# [Haskell-cafe] OT: Isorecursive types and type abstraction

Dan Licata drl at cs.cmu.edu
Thu Jan 24 11:49:25 EST 2008

```On Jan24, Antoine Latter wrote:
> Can "Fix" be made to work with higher-kinded types?  If so, would the
> following work:

Yes, it can.

For a particular A (e.g., Int), List A is a recursive type
Fix X. 1 + (A * X).

List :: type -> type is a family of recursive types: if you give it a
type, it gives you a recursive type.  So we can represent that by
\ a -> Fix X. 1 + (a * X).

[As an aside, note that (\ a -> A) is the type-constructor-level
abstraction (i.e., the introduction form for the *kind* K1 -> K2).  This
is different from the polymorhpic type (\forall a.A), which has kind
type, and is introduced and eliminated by *term*-level type abstraction
and application.  So I'd say that list itself is parametrized, not
polymorphic.  On the other hand,
cons :: \forall a . a -> list a -> list a
is a polymorphic function that instantiates the parametrized type list
with its type parameter.]

Now, as Edsko observed, families of recursive types aren't good enough
for non-uniform datatypes like perfect trees, lists indexed by their
length, etc.  One ingredient that GADTs give you is *recursive families
of types*.  In contrast to families of recursive types, recursive
families are a simultaneous recursive definition of all of the elements
of the family; this is important because it permits one instance of the
family to be defined in terms of another.  In syntax, you get a new type

Fix (C1, C2)

where C1 :: (type -> type) -> (type -> type)
and   C2 :: type

The idea is that this takes the fixed point of C1 and applies it to C2.
The roll and unroll do what you suggest below.

[This can be generalized to the fixed point of a constructor-level
function of kind (K -> type) -> K -> type as well, and then C2::K.
I.e., there's no reason the argument has to be a type.]

See

Flexible Type Analysis
Karl Crary and Stephanie Weirich
ICFP 99

for an example of a type theory with this type.

Make sense?
-Dan

> On Jan 24, 2008 9:52 AM, Edsko de Vries <devriese at cs.tcd.ie> wrote:
> > Hi,
> >
> > This is rather off-topic but the audience of this list may be the right
> > one; if there is a more appropriate venue for this question, please let
> > me know.
> >
> > Most descriptions of recursive types state that iso-recursive types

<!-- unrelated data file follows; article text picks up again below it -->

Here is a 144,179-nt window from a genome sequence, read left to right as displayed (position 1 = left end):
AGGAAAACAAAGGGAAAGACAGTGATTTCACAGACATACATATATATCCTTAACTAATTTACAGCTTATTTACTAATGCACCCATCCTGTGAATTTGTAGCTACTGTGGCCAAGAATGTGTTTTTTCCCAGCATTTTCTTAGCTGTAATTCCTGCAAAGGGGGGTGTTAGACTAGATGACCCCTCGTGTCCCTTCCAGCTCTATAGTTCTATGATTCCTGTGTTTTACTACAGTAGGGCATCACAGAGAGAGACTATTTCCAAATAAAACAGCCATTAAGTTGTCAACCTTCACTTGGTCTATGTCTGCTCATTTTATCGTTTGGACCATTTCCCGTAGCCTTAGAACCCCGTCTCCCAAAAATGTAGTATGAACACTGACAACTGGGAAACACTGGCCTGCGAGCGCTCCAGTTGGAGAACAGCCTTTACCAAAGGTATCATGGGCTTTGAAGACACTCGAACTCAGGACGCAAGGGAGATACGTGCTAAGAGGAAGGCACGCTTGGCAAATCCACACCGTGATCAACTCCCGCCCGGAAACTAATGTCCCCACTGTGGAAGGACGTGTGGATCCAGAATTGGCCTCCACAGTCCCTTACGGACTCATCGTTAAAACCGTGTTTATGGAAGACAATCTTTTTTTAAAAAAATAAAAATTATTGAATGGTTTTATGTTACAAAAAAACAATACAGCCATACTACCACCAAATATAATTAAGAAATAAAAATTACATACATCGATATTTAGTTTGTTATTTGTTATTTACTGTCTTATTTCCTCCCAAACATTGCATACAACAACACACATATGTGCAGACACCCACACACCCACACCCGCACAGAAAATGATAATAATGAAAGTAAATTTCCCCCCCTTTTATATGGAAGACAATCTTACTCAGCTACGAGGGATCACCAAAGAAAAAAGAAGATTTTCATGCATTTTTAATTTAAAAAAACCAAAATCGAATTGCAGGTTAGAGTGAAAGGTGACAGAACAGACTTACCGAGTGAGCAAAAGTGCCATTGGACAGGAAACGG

> > (with explicit 'fold' and 'unfold' operators) are easy to typecheck,
> > and that equi-recursive types are much more difficult. My question
> > regards using iso-recursive types (explicitly, not implicitly using
> > algebraic data types) together with type abstraction and application.
> >
> > The usual typing rules for fold and unfold are
> >
> >          e :: Fix X. t
> >   -----------------------------  Unfold
> >   unfold e :: [X := Fix X. t] t
> >
> >       e :: [X := Fix X. t] t
> >   ----------------------------- Fold
> >        fold e : Fix X. t
> >
> > This works ok for the following type:
> >
> >   ListInt = Fix L. 1 + Int * L
> >
> > (where "1" is the unit type). If
> >
> >   x :: ListInt
> >
> > then
> >
> >   unfold x :: 1 + Int * ListInt
> >
> > using the Unfold typing rule. However, this breaks when using type
> > abstraction and application. Consider the polymorphic version of list:
> >
> >   List = Fix L. /\A. 1 + A * L A
> >
> > Now if we have
> >
> >   x :: List Int
> >
> > we can no longer type
> >
> >   unfold x
> >
> > because x does not have type (Fix ..), but ((Fix ..) Int) instead. Of
> > course, we can unroll List Int by first unrolling List, and then
> > re-applying the unrolled type to Int to get
> >
> >   (/\A. 1 + A * (Fix L. /\A. 1 * L A) A) Int
> >
> > which can be simplified to
> >
> >   1 + Int * List Int
> >
> > but this is not usually mentioned (that I could find; in particular, TAPL does not mention it) and I'm worried that there are subtleties here that I'm missing--nor do I have an exact definition of what this 'extended' unrolling rule should do.
> >
> > Any hints or pointers to relevant literature would be appreciated!
> >
> > Edsko
> >
> > PS. One way to simplify the problem is to redefine List as
> >
> >   List = /\A. Fix L. 1 + A * L
> >
> > so that List Int can easily be simplified to the right form (Fix ..);
> > but that can only be done for regular datatypes. For example, the nested
> > type
> >
> >   Perfect = Fix L. /\A. A + Perfect (A, A)
> >
> > cannot be so rewritten because the argument to Perfect in the recursive
> > call is different.
> > _______________________________________________
> > Haskell-Cafe mailing list